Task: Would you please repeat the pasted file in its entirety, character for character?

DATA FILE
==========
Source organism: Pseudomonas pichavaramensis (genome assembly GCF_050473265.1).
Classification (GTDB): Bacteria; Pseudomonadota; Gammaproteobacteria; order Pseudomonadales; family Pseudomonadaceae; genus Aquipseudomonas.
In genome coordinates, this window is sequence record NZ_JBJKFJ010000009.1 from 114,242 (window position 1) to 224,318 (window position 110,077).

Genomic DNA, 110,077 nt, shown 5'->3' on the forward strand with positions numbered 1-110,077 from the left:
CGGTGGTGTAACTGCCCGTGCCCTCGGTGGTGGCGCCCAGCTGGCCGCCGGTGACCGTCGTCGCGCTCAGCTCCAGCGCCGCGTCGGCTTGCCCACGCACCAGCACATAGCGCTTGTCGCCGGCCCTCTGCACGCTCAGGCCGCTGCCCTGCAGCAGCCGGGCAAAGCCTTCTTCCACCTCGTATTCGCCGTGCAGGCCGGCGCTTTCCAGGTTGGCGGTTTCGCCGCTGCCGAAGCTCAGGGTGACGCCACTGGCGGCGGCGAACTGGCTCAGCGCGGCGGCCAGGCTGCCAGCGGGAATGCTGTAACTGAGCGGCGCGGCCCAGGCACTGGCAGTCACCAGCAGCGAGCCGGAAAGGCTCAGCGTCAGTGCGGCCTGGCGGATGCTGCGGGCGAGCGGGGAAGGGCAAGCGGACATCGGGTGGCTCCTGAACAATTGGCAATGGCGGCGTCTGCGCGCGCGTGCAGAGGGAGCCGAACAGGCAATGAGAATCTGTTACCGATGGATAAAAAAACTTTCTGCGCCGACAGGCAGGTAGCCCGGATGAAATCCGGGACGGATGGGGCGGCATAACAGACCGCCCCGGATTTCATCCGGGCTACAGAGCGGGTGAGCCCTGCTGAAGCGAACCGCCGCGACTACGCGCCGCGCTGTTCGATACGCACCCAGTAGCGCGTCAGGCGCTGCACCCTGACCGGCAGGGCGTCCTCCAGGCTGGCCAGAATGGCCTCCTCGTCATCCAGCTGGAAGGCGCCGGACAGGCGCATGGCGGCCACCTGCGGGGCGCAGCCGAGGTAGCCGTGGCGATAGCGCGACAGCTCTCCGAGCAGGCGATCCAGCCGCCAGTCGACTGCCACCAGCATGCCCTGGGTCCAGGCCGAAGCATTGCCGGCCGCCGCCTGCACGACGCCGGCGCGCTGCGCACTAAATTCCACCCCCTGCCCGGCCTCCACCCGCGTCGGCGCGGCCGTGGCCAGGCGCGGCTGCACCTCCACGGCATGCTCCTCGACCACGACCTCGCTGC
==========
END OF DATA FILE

Source organism: Pseudomonas pichavaramensis (genome assembly GCF_050473265.1).
Classification (GTDB): Bacteria; Pseudomonadota; Gammaproteobacteria; order Pseudomonadales; family Pseudomonadaceae; genus Aquipseudomonas.
In genome coordinates, this window is sequence record NZ_JBJKFJ010000009.1 from 114,242 (window position 1) to 224,318 (window position 110,077).

Genomic DNA, 110,077 nt, shown 5'->3' on the forward strand with positions numbered 1-110,077 from the left:
CGGTGGTGTAACTGCCCGTGCCCTCGGTGGTGGCGCCCAGCTGGCCGCCGGTGACCGTCGTCGCGCTCAGCTCCAGCGCCGCGTCGGCTTGCCCACGCACCAGCACATAGCGCTTGTCGCCGGCCCTCTGCACGCTCAGGCCGCTGCCCTGCAGCAGCCGGGCAAAGCCTTCTTCCACCTCGTATTCGCCGTGCAGGCCGGCGCTTTCCAGGTTGGCGGTTTCGCCGCTGCCGAAGCTCAGGGTGACGCCACTGGCGGCGGCGAACTGGCTCAGCGCGGCGGCCAGGCTGCCAGCGGGAATGCTGTAACTGAGCGGCGCGGCCCAGGCACTGGCAGTCACCAGCAGCGAGCCGGAAAGGCTCAGCGTCAGTGCGGCCTGGCGGATGCTGCGGGCGAGCGGGGAAGGGCAAGCGGACATCGGGTGGCTCCTGAACAATTGGCAATGGCGGCGTCTGCGCGCGCGTGCAGAGGGAGCCGAACAGGCAATGAGAATCTGTTACCGATGGATAAAAAAACTTTCTGCGCCGACAGGCAGGTAGCCCGGATGAAATCCGGGACGGATGGGGCGGCATAACAGACCGCCCCGGATTTCATCCGGGCTACAGAGCGGGTGAGCCCTGCTGAAGCGAACCGCCGCGACTACGCGCCGCGCTGTTCGATACGCACCCAGTAGCGCGTCAGGCGCTGCACCCTGACCGGCAGGGCGTCCTCCAGGCTGGCCAGAATGGCCTCCTCGTCATCCAGCTGGAAGGCGCCGGACAGGCGCATGGCGGCCACCTGCGGGGCGCAGCCGAGGTAGCCGTGGCGATAGCGCGACAGCTCTCCGAGCAGGCGATCCAGCCGCCAGTCGACTGCCACCAGCATGCCCTGGGTCCAGGCCGAAGCATTGCCGGCCGCCGCCTGCACGACGCCGGCGCGCTGCGCACTAAATTCCACCCCCTGCCCGGCCTCCACCCGCGTCGGCGCGGCCGTGGCCAGGCGCGGCTGCACCTCCACGGCATGCTCCTCGACCACGACCTCGCTGC